Filadelfo Insolera


Born: 29 February 1880 in Lentini, near Syracuse, Sicily
Died: 1 October 1955 in Milan, Italy


Filadelfo Insolera's parents were Rosario Insolera, a well-known tailor in Lentini, and Carmela Greco; Filadelfo was the eldest of his parents five boys. The name Filadelfo is, in fact, quite typical of the region where he was born. He attended elementary school in Lentini and showed such promise, particularly in mathematics, that his parents moved to Catania, Sicily, so that Filadelfo could spend time attending a school specialising in science and technology. His work was excellent and he graduated with outstanding results. He then went to the University of Rome where he studied for a degree in mathematics.

Insolera was awarded his first degree by the University of Rome in 1902. Following this, he won a scholarship to enable him to continue undertaking research at the University of Rome, where he was supervised by Guido Castelnuovo, who held the Chair of Analytic and Projective Geometry, and Vito Volterra who held the Chair of Mathematical Physics. Throughout his life, Insolera was full of admiration for his two teachers. The first appointment of his scientific career was at the University of Rome as an assistant to Tullio Bagni, an expert in actuarial science, and through him Insolera became interested in the subject which from that time on became the main focus of his academic interests. Bagni (19 January 1869 - 8 August 1932) was for fifteen years professor of actuarial mathematics and mathematics of finance at R. Istituto Superiore di Studi Commerciale, Coloniale ed Attuariali, in Rome. Insolera, guided by Bagni, quickly distinguished himself in actuarial science and he was appointed Head of the Actuarial Department in the National Institute of Social Security. In 1914 he entered a competition for the chair of financial mathematics which had just been established at the Higher Institute for Economic and Commercial Science in Turin. He was appointed to the chair which he continued to hold for the rest of his career. He served as director of the Institute from 1927 to 1929.

One of the students that Insolera taught at the Institute in Turin was Maria Luisa Mazzetta. They fell in love and were married in 1920. Filadelfo and Maria had three children: Delfino who graduated in engineering and philosophy; Melina who after graduating in humanities taught in high schools; and Italo who became an architect and urban planner being appointed to chairs at the Universities of Venice and Geneva. A year before he married, in 1919, Insolera collaborated with his colleague Salvatore Ortu-Carboni in setting up the Giornale di Matematica Finanziaria [7]:-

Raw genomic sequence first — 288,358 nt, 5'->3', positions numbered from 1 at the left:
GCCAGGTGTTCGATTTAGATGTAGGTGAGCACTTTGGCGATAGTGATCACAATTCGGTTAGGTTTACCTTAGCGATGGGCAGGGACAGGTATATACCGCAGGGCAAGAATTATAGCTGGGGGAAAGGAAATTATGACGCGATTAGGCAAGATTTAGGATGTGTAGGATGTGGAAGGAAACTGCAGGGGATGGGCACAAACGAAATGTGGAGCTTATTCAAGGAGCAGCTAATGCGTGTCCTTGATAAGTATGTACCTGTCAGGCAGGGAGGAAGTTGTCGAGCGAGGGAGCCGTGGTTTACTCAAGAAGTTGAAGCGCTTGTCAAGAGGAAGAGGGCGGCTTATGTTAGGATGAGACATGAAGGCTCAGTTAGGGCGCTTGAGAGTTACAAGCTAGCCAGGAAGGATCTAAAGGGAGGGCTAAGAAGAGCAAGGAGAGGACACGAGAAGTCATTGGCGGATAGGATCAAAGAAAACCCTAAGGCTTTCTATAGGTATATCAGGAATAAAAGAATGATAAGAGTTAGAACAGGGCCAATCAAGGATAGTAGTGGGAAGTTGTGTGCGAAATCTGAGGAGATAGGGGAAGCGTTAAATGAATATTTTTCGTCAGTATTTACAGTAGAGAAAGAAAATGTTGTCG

The editors plan that the periodical shall contain not only purely scientific studies with special reference to mathematics of finance (credit, insurance, statistics, etc.), but also reviews pf books and periodicals, as well as of laws, decrees and regulations.
Insolera published most of his work in the Giornale di Matematica Finanziaria from that time onwards. In fact volume 14, published in 1932, contains his obituary of Tullio Bagni, who had such a significant influence on the direction of his career. It was in 1932 that Insolera moved to Rome with his family, spending two years working at the Ministry there. He returned to his chair in Turin and continued to hold that position until he retired in 1950.

Insolera published an impressive 105 works, nearly all in the Giornale di Matematica Finanziaria. We name a few to gave a flavour of the topics he worked on: Lezioni di Statistica Metodologica ; Sulle curve di frequenza ; Sulla perequazione mediante curve unimodali semplici ; Metodi di studio per una riforma delle pensioni civili e militari ; Sulla geometria delle operazioni di borsa ; Complementi di matematica generale ; I nuovi fondamenti scientifici delle tavole di mortalità e prime applicazioni biometriche e attuariali ; Sulle assicurazioni sociali ; La perequazione col metodo dei momenti ; and Sull'età estrema .

However his books require a special mention: Lezioni di Statistica Metodologica (1921); Corso di Matematica Finanziaria (1923); Complementi di Matematiche Generali (1924); and Trattato di Scienza Attuariale consisting of three volumes Teorica della Sopravvivenza (1947), Teorica della Capitalizzazione (1949) and Teorica dell'Ammortamento (1950). Reviewing the first of these, Rietz writes [5]:-